"In addition, borrowing money and re-lending it at a higher rate of interest, thereby making a profit constitutes the carrying on of a trade...”  The Judge used the Burgess case as authority for this.  Based on the facts we can’t comment on whether or not the taxpayer will be able to prove that a trade is carried on in this respect.  It may well be the passive investment of funds which would not constitute a trade.  The rental income would be derived from a trade.  

The next issue is section 23(f).  In terms of this no deduction is possible in respect of the interest (or part thereof) that is exempt from normal tax – the dividend will not be income or of a foreign dividend the deduction will be denied.  The financial advisor fees expense will therefore have to be apportioned and only deducted from the "income” portion.  

Section 23(g) must also be considered in this instance.  

I am aware that SARS’s Practice Note: No 37 (13 January 1995) states the following:

"In the case of a pensioner whose financial affairs (pensions, annuities, investment income, etc.) are administered by a banking institution, board of executors or similar institution the administration fees, including any fees for the completion of tax returns, paid to the institution will qualify for deduction. 

… fees paid will only be allowed as a deduction to the extent that they do not create a loss.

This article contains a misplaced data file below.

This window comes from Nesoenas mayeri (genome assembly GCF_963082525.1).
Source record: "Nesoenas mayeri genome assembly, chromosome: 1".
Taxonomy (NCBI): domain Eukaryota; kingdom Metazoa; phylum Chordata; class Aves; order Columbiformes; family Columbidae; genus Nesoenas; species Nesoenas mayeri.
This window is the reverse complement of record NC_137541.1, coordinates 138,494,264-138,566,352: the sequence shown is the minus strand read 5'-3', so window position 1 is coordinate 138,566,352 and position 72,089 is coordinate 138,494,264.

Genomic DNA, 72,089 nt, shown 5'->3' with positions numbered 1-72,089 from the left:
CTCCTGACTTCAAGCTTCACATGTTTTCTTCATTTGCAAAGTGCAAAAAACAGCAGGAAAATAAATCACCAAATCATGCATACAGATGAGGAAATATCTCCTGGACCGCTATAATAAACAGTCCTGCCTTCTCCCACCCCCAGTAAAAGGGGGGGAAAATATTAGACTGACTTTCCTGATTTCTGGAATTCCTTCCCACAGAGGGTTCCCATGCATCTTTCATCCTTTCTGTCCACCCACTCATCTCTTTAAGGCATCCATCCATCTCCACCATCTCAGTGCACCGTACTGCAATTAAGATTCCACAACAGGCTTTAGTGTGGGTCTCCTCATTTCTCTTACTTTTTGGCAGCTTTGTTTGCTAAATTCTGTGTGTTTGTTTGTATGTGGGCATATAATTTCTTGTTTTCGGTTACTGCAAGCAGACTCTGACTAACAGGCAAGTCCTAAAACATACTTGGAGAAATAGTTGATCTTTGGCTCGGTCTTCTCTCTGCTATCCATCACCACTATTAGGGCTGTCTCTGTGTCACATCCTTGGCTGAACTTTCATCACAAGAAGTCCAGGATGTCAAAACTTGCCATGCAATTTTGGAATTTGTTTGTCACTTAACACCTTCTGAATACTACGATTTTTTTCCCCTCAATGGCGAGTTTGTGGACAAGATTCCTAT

Where the taxpayer receives income from exempt interest, other interest and dividends, the fees will be allocated on the income basis between the various sources of income.”  

Another possible reason for thinking the deduction can be made could be the wording in Practice Note 31 (which is not law): "While it is evident that a person (not being a moneylender) earning interest on capital or surplus funds invested does not carry on a trade and that any expenditure incurred in the production of such interest cannot be allowed as a deduction, it is nevertheless the practice of Inland Revenue to allow expenditure incurred in the production of the interest to the extent that it does not exceed such income. This practice will also be applied in cases where funds are borrowed at a certain rate of interest and invested at a lower rate. Although, strictly in terms of the law, there is no justification for the deduction, this practice has developed over the years and will be followed by Inland Revenue.”  My view is that Practice Note 31 is no longer valid and should have been withdrawn.  

The same applies to the amounts of the dividends vested by the trustees – in fact here it is unlikely that a trade is carried on.  With regard to the amount of capital gains vested by the trustees no additional base cost will arise. 

The section 10(1)(i) exemption in respect of foreign interest was deleted from the Act with effect 1 March 2013.  The tax treatment of income from a REIT didn't change that much as far as the investor is concerned.  Income in a collective investment in property never qualified for the dividend exemption.  

Disclaimer: Nothing in these queries and answers should be construed as constituting tax advice or a tax opinion. An expert should be consulted for advice based on the facts and circumstances of each transaction/case. Even though great care has been taken to ensure the accuracy of the answers, SAIT do not accept any responsibility for consequences of decisions taken based on these queries and answers. It remains your own responsibility to consult the relevant primary resources when taking a decision.